Climate change research has given a stark warning that within two decades Scotland could experience a nine-fold increase in “extreme droughts”.
Aberdeenshire, Speyside, Caithness, Orkney and Shetland have all been identified as at-risk areas in the investigation undertaken by NatureScot.
The environment agency yesterday published research showing extreme droughts are likely to happen once every three years by 2040, instead of every 20 years at present.
Extreme droughts to happen more often and for longer
As well as being more common, scientists have also warned they could potentially last up to three months longer than present.
Francesca Osowska, NatureScot chief executive, said: “The findings of this innovative research are stark and demonstrate the urgency of the task before us if we are to ensure a nature-rich future for Scotland.
“Enhancing and protecting nature is a key part of the solution to the climate emergency, and by identifying areas that may be at most risk we can focus conservation efforts to increase resilience and protect ecosystems.
“We are already working to ensure that some of our most precious landscapes are more resilient to drought.
“Our Peatland Action project, for example, has put more than 25,000 hectares of peatland on the road to recovery since 2012 with funding provided by the Scottish Government.
“We will continue to focus on these kinds of nature-based solutions that are so essential in tackling the climate emergency facing us all and look forward to working with land managers, Scottish Water and Sepa in developing this work.”
The research has identified areas of Speyside stretching to the north coast of Aberdeenshire as being at risk of more extreme droughts as a result of climate change.
However, substantial geographic variation is expected across Scotland, with the Borders also expected to experience more water shortages.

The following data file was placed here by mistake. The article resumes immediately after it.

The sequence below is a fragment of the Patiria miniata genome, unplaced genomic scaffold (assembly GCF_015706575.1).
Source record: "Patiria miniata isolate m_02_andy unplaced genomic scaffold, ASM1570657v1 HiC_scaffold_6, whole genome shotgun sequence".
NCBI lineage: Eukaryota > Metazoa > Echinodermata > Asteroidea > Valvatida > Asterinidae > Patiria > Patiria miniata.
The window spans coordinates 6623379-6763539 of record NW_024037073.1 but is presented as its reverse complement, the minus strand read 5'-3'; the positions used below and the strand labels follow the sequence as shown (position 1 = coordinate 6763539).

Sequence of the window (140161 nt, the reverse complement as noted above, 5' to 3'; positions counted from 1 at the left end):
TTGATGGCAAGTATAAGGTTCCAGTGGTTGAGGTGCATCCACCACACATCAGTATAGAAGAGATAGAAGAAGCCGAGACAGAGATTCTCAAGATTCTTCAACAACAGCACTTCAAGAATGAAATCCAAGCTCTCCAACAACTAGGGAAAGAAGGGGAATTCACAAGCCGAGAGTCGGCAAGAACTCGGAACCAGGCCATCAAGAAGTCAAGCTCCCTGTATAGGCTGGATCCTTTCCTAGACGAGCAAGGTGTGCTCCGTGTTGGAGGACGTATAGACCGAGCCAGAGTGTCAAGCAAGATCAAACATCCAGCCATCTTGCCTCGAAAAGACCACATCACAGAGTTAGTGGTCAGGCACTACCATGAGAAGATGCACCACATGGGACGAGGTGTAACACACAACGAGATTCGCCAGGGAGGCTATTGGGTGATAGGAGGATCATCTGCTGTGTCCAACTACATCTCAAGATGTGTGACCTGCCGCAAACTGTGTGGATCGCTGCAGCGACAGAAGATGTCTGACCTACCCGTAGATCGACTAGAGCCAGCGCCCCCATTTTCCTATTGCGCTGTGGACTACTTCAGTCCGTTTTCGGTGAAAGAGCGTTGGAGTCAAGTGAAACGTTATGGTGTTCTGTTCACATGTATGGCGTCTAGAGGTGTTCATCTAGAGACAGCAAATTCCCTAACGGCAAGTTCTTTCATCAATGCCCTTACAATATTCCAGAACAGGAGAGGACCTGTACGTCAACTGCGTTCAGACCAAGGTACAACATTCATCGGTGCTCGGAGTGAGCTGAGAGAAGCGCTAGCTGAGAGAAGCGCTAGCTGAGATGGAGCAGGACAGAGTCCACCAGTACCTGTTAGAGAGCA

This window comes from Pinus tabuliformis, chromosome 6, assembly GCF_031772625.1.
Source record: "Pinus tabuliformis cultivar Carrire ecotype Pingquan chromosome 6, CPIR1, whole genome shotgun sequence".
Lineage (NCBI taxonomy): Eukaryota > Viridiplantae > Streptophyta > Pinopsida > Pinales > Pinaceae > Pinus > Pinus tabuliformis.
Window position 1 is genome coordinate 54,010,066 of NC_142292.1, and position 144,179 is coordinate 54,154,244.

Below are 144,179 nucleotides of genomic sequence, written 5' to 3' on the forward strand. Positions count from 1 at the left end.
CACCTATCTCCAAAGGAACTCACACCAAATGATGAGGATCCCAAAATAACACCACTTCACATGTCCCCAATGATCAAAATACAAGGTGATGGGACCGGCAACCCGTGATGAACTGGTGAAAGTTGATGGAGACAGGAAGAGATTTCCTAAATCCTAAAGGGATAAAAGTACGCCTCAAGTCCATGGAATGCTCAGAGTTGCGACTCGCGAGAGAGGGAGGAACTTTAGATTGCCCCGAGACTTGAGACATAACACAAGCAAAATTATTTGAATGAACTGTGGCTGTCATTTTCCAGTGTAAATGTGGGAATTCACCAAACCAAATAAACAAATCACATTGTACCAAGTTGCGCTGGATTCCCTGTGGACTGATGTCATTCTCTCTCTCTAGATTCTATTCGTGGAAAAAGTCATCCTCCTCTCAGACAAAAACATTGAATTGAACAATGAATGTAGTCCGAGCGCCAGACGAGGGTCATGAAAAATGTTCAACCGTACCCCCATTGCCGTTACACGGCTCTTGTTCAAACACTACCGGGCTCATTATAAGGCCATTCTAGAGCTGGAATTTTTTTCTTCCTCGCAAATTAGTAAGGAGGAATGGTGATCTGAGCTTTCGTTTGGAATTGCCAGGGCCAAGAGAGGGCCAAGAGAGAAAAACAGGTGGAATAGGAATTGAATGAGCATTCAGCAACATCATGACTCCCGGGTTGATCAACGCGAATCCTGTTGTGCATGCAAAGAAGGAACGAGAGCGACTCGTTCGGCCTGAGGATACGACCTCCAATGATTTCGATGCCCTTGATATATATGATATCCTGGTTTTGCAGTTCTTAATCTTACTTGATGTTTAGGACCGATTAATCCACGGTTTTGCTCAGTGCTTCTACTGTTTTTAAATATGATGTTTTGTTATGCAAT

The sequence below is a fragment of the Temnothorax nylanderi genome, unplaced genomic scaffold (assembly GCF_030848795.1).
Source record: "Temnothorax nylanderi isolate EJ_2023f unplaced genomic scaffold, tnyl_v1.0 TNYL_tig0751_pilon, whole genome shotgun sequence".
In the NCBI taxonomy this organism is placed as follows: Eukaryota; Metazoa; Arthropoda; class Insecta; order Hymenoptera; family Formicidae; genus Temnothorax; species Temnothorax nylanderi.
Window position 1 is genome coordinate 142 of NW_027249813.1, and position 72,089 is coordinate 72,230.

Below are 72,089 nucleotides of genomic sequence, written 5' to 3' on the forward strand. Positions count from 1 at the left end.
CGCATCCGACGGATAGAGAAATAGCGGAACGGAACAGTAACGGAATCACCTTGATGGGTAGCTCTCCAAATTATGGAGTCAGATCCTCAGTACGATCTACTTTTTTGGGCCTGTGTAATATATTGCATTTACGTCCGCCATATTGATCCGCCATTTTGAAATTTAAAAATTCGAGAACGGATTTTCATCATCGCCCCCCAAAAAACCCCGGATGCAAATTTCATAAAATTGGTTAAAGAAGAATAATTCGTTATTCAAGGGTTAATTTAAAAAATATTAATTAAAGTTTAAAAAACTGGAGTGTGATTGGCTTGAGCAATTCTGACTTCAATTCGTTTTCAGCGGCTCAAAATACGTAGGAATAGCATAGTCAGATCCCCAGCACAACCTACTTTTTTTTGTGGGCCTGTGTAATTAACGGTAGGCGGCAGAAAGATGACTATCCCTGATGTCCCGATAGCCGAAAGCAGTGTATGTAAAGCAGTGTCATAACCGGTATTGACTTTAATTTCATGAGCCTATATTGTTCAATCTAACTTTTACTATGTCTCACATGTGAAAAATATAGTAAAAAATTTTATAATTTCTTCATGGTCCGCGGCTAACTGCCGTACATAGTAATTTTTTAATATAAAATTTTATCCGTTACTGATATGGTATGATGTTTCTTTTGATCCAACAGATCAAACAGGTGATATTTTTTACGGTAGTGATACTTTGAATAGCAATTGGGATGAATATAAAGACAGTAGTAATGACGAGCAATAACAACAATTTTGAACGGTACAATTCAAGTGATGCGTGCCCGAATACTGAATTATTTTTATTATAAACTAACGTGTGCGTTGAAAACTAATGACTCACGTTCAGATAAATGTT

The west coast of the Highlands and the Western Isles were also projected to experience changes, but are expected to remain wetter than the east.
Climate change impact of droughts already being seen
Droughts can have a severe impact on sectors including agriculture, forestry and whisky production.
The research reveals that during the long warm summer of 2018, several whisky distilleries on Speyside had to suspend production due to a water shortage.
In addition, there have been fires on the Western Isles and in Moray, during regular dry spells that have led to a number of damaging wildfires.
NatureScot has warned more extreme droughts from climate change could also have an impact on wetlands and the species that live there.
The habitats rely on frequent high water levels to support their ecosystems.
Fairlie Kirkpatrick Baird, who led the research for NatureScot, said: “When we think of extreme climate events in Scotland, we usually think of flooding and storms, but droughts are increasing here too.
“As in the drought over the summer of 2018, we are already seeing the negative impacts it can have on human and ecological environments.
“While that is concerning, it provides us with vital knowledge that can help us address the climate and biodiversity emergencies.
“By predicting which areas in Scotland may be most affected, we can start to take targeted mitigation action and try and reduce any potential damage.”
Scotland’s wet weather does not make it immune from droughts
Warnings about water shortages have been repeatedly issued across the north and north-east in recent summers with residents urged to limit usage.
David Harley, head of water and planning at Sepa, said: “We are clear that understanding the effects of climate change on water resources is vital and we welcome this report which will help manage future impacts on our biodiversity.
“It’s important work like this continues to be undertaken to further highlight the fact that, although Scotland may be famed for its wet weather, we remain at risk from drought and water scarcity due to the impact of climate change.”